Automated Guided Vehicle System (AGVS)

A computer-controlled materials handling system consisting of small vehicles (carts) that move along a guideway.

An Automated Guided Vehicle System (AGVS) is a system used to transport materials in a warehouse. They are sometimes referred to as automated guided carts (AGC), an automated guided vehicle (AGV), or simply a “robot.” These systems typically use laser, RFID and/or vision technologies.

To put it in simple terms, AGVs function similar to trucks in that they provide direct transporation of goods rather than human-assisted transportation. The difference is they aren’t driven by people – but they can be programmed using sophisticated technology.

A relatively new technology, AGVs have already been implemented within many major manufacturing companies such as BMW, Honda, Volvo and Boeing.

The most common use of AGVs is within the material handling and storage industry. There are a couple of different types of these systems:

AGV software is available both as off-the-shelf packages and custom solutions – depending on your company’s needs.

This technology can also be used simultaneously with many other logistics, supply chain and manufacturing technologies such as RFID , warehouse management systems (WMS), voice picking and more.

AGVs are also able to be used for many other applications such as vehicle routing, medical logistics, route planning, delivery services and more.

The advantages of AGVs are extensive, but overall they are most valuable when used for repeatable material transport routes.

The following is a list of advantages AGVs provide:

  1. Decreased human error: The ability to automatically transport materials reduces the risk of human error and allows for better management of warehouse operations as a result.
  2. Increased accuracy: Automated guided vehicles can carry items at specific locations within a warehouse with much higher accuracy compared to manual labor. This improves upon the quality and efficiency of warehousing operations, as well as inventory accuracy and organization.
  3. Improved material flow: AGVs typically use technology such as RFID and GPS to navigate accurately and efficiently around warehouses, even following complex patterns and routes that might not be possible with manual labor alone. This results in increased worker safety when it comes to dangerous areas or processes (such as forklift driving or picking), while also allowing for improved inventory management. In addition, due to the fact that AGVs can work longer hours and make fewer mistakes than humans, they are able to transport materials with a higher frequency resulting in faster material flow throughout warehouses.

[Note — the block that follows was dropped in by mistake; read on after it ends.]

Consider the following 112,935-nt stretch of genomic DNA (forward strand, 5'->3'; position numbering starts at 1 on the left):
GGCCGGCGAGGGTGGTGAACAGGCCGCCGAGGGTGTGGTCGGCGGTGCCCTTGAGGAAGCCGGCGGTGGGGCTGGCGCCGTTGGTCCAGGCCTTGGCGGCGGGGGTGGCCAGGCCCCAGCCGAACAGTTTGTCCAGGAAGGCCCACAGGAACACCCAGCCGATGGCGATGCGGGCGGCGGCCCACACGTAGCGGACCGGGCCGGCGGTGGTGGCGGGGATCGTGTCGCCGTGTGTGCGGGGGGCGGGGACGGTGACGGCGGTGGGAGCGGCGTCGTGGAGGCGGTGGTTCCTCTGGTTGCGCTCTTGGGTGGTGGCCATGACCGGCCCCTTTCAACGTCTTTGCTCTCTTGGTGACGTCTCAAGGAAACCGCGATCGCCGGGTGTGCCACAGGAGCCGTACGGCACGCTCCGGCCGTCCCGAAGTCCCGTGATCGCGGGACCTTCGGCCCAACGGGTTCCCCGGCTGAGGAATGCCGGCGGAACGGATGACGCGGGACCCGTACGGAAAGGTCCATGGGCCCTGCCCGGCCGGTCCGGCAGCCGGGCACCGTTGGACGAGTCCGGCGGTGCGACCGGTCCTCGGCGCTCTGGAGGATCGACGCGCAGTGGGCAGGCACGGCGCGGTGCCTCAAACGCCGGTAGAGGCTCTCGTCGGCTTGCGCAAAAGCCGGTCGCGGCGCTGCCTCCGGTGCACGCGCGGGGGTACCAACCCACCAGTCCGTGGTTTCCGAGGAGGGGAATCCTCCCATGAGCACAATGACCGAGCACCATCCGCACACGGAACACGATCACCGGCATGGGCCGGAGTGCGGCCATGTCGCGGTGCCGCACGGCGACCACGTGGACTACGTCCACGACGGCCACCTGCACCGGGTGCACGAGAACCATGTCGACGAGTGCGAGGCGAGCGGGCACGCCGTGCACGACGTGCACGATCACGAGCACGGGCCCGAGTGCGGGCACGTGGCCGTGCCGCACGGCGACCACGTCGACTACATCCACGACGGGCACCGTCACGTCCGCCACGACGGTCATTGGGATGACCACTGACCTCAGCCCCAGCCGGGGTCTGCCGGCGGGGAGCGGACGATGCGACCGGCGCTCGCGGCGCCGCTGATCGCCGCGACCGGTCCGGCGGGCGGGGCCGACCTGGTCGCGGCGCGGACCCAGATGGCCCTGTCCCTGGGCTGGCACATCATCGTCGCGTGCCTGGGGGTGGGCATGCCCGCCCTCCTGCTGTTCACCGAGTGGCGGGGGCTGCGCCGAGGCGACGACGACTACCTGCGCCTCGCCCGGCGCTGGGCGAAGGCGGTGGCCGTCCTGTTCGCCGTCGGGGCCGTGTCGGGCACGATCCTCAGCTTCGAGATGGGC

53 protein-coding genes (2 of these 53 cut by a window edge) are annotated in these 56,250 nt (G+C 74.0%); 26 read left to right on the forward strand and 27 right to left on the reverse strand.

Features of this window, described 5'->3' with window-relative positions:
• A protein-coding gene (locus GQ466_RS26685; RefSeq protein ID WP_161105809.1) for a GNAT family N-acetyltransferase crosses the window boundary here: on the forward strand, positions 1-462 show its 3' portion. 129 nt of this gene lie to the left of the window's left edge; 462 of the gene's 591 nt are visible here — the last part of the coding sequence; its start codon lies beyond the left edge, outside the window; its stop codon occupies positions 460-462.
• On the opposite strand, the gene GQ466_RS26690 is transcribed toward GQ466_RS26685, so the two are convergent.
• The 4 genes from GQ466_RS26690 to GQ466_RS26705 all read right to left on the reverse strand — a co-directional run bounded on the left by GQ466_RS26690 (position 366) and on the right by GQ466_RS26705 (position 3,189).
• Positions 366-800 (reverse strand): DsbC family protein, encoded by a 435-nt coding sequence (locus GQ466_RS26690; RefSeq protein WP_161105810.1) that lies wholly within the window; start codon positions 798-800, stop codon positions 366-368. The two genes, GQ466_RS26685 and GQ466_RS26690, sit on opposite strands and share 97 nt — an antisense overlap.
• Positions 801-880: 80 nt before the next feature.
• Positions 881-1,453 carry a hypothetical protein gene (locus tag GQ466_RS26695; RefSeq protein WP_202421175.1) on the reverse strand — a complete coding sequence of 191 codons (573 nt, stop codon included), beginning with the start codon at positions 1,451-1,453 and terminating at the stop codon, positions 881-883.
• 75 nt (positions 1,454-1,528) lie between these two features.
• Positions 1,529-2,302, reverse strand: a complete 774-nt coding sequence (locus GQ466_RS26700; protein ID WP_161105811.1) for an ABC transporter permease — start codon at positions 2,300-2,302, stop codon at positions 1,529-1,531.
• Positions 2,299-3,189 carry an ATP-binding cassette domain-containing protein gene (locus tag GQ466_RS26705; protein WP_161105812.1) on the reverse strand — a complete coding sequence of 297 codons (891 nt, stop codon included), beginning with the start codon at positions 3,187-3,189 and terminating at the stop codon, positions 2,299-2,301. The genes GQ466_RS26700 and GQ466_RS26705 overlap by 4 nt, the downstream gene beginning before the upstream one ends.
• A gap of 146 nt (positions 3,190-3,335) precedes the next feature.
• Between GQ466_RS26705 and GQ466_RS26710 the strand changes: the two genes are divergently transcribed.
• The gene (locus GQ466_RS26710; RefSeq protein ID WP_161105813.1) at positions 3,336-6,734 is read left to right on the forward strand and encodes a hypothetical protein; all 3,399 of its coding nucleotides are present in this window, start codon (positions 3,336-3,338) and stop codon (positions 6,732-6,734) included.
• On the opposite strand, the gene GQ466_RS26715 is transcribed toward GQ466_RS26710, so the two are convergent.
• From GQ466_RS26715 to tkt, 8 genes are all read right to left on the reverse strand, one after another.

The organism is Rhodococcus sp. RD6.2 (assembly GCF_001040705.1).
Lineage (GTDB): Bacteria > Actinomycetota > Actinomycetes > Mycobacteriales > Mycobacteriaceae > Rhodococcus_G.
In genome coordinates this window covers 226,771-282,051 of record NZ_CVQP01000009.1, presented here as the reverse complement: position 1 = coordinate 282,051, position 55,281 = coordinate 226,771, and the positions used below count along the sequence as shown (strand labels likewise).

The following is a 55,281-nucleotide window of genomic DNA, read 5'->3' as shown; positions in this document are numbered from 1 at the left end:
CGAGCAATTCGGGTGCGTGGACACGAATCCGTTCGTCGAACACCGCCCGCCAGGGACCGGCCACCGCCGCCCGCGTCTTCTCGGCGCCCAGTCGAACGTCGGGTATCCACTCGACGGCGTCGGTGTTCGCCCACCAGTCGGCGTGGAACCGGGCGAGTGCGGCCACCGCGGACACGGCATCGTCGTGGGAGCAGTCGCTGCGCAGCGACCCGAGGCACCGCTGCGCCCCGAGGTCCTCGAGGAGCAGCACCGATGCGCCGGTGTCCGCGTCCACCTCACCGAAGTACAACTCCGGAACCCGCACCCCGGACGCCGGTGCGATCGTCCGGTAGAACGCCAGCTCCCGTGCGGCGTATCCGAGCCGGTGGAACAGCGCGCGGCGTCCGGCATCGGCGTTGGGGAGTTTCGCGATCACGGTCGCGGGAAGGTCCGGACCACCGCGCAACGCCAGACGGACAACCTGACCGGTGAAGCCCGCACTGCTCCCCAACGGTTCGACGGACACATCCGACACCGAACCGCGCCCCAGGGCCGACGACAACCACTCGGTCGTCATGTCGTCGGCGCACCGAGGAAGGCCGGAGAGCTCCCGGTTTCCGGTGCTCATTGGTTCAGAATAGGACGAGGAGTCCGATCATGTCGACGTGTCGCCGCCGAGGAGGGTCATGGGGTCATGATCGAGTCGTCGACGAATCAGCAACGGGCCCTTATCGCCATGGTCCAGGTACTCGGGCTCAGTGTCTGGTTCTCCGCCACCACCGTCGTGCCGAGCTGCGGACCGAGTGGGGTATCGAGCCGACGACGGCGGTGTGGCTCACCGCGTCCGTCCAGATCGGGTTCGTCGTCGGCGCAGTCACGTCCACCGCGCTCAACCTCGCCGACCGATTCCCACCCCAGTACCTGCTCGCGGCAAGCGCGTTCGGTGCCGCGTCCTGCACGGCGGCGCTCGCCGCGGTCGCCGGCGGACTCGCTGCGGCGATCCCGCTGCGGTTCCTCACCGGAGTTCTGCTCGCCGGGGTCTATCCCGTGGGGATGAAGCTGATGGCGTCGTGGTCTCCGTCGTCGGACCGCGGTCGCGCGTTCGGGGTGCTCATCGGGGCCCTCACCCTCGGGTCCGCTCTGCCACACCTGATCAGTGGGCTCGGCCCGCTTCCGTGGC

4. Improved capacity: A warehouse‘s capacity is increased when automated guided vehicles are used. This results from more efficient storage and retrieval of items due to better organization and accuracy as well as increased worker safety by avoiding dangerous areas . Therefore, by using AGVs within a warehouse it is possible for smaller warehouses to efficiently hold the same number of items as larger ones without any loss in quality or efficiency.
  5. Decreased labor costs: By effectively decreasing labor needed in warehouses, companies may be able save on overall labor costs . This is a result of decreased worker injuries and accidents, as well as lower turnover rates.
  6. Decreased equipment costs: By reducing the need for extra labor, companies may be able to decrease or avoid entirely the need for some equipment such as forklifts or order pickers

The disadvantages of AGVs are:

  1. Initial capital investment: Due to the fact that these systems require significant equipment and software, they are typically more expensive than manual labor alone.
  2. Maintenance costs: AGV systems require frequent supervision in order to repair or replace defective parts during operation, which increases overall maintenance costs.
  3. Downtime due to malfunctions: Without proper supervision of AGVs, these systems can malfunction causing downtime, while also introducing dangerous situations for warehouse workers .
  4. Initial training required : Since workers will need some time to become accustomed to working with new technology, there may be temporary disruptions within warehouses when implementing this system. Once introduced however, employees typically have little difficulty using AGVs effectively for their jobs.
  5. Complexity of routing / planning: Since AGVs are able to go about their business with little to no guidance, the systems required for use can be complex. This may lead to issues in terms of software compatibility, hardware functionality and more.

Automated guided vehicle
Automatic Guided Vehicles